How can you visit all 30 baseball stadiums in a season?

By: Charles W. Bryant

Baseball Stadiums

The new Yankee Stadium offers the character and charm of the old stadium, minus the odor.
The new Yankee Stadium offers the character and charm of the old stadium, minus the odor.
Jim McIsaac/Getty Images

Baseball stadiums have gone through some major changes over the years. The original stadiums, like most buildings of the day, were beautifully designed and for the most part, functional. Sure, there were obstructed view seats here and there and not every section had convenient access to restrooms, but they were cathedrals, monuments to the country's beloved pastime. As attendance and revenues increased over the years, many of the original stadiums were razed in favor of larger, less intimate stadiums designed by architects who, some might argue, knew more about building codes than batting averages.

It made sense for ballparks to become larger, but the design choices of the 1960s and 1970s didn't retain the classic look and feel of what makes baseball parks unique. The oddly shaped, charming ballparks of days gone by were replaced by circular behemoths with limited architectural value that did little to honor the game. Old favorites like Yankee Stadium, Wrigley Field and Fenway Park remained, but many others were lost over the years.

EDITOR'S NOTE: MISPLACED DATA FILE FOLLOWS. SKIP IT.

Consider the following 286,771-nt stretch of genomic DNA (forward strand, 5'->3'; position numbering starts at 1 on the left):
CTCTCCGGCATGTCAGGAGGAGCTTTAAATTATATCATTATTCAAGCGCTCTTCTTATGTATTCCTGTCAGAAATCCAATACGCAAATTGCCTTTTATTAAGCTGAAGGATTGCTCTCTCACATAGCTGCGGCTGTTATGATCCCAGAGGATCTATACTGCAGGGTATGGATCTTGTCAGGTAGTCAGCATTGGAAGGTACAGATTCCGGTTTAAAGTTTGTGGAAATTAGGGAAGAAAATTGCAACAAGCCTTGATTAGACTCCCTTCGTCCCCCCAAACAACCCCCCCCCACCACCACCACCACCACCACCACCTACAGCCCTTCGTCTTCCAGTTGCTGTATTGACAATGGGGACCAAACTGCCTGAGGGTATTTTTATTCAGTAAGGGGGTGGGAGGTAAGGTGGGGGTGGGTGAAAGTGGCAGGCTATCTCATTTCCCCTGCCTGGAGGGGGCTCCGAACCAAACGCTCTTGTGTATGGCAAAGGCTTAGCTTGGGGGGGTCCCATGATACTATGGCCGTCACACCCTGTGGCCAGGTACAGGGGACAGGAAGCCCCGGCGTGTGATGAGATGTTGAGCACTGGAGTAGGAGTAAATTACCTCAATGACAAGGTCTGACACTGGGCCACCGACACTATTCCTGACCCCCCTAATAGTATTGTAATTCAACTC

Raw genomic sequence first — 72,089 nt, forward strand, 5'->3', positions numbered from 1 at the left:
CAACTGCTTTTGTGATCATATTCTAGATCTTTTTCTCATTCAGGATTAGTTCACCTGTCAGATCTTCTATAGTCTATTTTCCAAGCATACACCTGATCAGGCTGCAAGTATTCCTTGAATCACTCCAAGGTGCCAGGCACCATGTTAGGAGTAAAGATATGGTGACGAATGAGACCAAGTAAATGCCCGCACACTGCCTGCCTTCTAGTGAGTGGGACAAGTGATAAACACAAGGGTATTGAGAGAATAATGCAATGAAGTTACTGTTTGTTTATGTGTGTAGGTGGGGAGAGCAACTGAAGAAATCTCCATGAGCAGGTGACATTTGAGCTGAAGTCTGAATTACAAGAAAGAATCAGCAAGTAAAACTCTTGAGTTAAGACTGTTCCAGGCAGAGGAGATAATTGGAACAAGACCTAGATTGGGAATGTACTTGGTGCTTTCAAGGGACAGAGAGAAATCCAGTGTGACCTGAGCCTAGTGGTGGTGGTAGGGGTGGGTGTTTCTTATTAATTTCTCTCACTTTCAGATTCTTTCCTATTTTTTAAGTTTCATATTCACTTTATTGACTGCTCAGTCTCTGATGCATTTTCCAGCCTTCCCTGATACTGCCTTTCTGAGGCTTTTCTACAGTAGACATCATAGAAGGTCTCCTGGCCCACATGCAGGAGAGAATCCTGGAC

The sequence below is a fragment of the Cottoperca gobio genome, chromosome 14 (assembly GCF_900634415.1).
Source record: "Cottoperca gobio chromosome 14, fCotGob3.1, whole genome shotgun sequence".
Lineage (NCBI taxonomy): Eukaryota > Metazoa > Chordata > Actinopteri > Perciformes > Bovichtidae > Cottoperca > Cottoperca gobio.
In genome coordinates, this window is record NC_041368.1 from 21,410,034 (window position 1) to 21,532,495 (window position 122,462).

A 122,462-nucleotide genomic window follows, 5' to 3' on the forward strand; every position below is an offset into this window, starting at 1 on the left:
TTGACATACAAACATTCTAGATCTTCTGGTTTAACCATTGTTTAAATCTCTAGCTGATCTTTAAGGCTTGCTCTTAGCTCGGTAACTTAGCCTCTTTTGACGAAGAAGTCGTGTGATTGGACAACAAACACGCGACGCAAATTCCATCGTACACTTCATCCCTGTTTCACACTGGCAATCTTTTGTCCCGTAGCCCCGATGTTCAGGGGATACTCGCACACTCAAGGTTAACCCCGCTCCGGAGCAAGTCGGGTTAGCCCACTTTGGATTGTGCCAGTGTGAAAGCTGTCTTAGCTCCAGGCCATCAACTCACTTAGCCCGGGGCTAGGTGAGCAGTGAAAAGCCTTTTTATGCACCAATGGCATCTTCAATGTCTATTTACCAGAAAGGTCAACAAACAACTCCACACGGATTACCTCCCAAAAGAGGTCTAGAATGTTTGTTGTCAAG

In 1992, the Baltimore Orioles made a change that would reverberate through Major League Baseball, when they opened Oriole Park at Camden Yards. This was the first of what would become a trend in new stadium design and construction, and a major shift in how professional baseball was marketed. Starting with Camden Yards, new ballparks became a destination for fans, eager to see modern amenities coupled with a classic look. Retro was suddenly in fashion in MLB and the design mistakes of the past were destined to be corrected, city-by-city.

Because of the new throwback ballparks, attendance increased dramatically and a new summertime activity caught fire -- the baseball road trip. Fans of the game were inspired to travel to as many of the new stadiums as possible and drink in the atmosphere that the new digs provided. Road tripping to cities, mainly along the East Coast, became a rite of passage for the most diehard fans. But this kind of fanaticism comes at a price. In 2009, the average cost of a MLB ticket was $26.74 [source: Brown]. If you want to go to New York to check out the Mets or Yankees, plan on spending $36.99 and $72.97, respectively. Factor in the league average of $5.86 for a small beer, $3.70 for a hot dog and $15 for parking and you're looking at more than $50. Then add on the cost of travel, food and lodging.

Now imagine trying to go see one game in all 30 ballparks in a single season, the ultimate baseball road trip. Can it be done? Yes. Fear not, baseball fan -- we'll give you some tips and tricks on the next page.